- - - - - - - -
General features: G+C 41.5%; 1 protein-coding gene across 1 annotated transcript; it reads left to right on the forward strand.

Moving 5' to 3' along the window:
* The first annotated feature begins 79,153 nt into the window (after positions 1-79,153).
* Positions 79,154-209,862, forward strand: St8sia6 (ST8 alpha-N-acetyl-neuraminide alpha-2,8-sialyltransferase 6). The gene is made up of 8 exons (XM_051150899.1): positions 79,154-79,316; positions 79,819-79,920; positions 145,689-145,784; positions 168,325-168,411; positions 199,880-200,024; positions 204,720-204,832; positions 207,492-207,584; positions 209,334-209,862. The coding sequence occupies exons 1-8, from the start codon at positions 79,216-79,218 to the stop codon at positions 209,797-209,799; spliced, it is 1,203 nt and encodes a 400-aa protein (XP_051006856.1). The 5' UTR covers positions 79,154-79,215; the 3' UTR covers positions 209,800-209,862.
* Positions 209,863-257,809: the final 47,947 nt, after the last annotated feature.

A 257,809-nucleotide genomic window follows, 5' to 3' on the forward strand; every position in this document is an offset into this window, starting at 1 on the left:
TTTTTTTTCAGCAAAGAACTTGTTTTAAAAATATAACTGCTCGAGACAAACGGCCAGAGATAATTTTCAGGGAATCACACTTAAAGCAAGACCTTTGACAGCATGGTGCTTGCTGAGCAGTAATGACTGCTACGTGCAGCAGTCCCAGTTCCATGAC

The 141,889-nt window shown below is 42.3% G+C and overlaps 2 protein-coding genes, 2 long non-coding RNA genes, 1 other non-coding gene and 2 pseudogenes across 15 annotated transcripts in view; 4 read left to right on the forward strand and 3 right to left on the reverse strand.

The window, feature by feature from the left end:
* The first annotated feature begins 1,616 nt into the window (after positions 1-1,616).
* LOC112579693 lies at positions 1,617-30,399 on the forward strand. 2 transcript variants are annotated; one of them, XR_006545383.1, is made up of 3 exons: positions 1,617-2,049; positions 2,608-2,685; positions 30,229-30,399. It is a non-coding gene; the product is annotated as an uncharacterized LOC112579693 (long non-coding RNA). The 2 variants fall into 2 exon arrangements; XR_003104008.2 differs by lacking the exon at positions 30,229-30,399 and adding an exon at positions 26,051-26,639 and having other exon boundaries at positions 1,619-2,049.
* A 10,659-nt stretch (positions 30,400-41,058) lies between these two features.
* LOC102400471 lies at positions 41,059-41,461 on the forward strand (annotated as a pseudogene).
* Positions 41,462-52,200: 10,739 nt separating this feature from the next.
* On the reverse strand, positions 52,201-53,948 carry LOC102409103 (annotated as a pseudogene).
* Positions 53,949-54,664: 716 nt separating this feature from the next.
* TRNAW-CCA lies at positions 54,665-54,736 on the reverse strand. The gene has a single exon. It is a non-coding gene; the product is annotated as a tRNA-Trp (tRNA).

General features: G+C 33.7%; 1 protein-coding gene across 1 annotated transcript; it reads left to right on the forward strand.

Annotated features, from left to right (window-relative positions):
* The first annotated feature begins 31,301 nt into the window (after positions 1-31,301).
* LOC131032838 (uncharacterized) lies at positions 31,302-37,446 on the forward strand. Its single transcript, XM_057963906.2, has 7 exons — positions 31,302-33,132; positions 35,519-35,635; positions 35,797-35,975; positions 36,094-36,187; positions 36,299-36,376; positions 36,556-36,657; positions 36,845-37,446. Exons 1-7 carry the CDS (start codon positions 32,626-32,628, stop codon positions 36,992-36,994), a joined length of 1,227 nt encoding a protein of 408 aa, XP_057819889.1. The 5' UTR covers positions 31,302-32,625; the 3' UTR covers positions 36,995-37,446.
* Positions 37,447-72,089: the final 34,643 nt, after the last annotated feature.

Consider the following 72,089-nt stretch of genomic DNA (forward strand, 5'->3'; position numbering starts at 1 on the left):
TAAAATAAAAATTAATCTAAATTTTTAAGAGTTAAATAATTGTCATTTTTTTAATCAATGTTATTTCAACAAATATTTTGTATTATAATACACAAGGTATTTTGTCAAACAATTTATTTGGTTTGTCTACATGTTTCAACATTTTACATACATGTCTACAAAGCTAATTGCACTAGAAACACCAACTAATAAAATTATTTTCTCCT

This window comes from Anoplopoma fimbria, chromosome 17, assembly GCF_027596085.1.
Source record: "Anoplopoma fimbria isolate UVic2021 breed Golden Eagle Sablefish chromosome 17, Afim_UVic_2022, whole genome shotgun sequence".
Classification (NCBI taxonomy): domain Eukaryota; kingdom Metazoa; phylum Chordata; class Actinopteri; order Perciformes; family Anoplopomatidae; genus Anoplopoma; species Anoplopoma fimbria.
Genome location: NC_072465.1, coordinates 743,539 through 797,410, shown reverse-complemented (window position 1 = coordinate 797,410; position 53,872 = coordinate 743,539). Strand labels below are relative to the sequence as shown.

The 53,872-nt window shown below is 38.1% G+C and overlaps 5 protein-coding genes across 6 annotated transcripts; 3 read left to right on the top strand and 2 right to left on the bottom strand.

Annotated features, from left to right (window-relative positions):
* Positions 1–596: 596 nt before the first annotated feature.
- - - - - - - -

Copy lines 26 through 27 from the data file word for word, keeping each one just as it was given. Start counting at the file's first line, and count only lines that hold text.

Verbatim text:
Source record: "Anoplopoma fimbria isolate UVic2021 breed Golden Eagle Sablefish chromosome 17, Afim_UVic_2022, whole genome shotgun sequence".
Classification (NCBI taxonomy): domain Eukaryota; kingdom Metazoa; phylum Chordata; class Actinopteri; order Perciformes; family Anoplopomatidae; genus Anoplopoma; species Anoplopoma fimbria.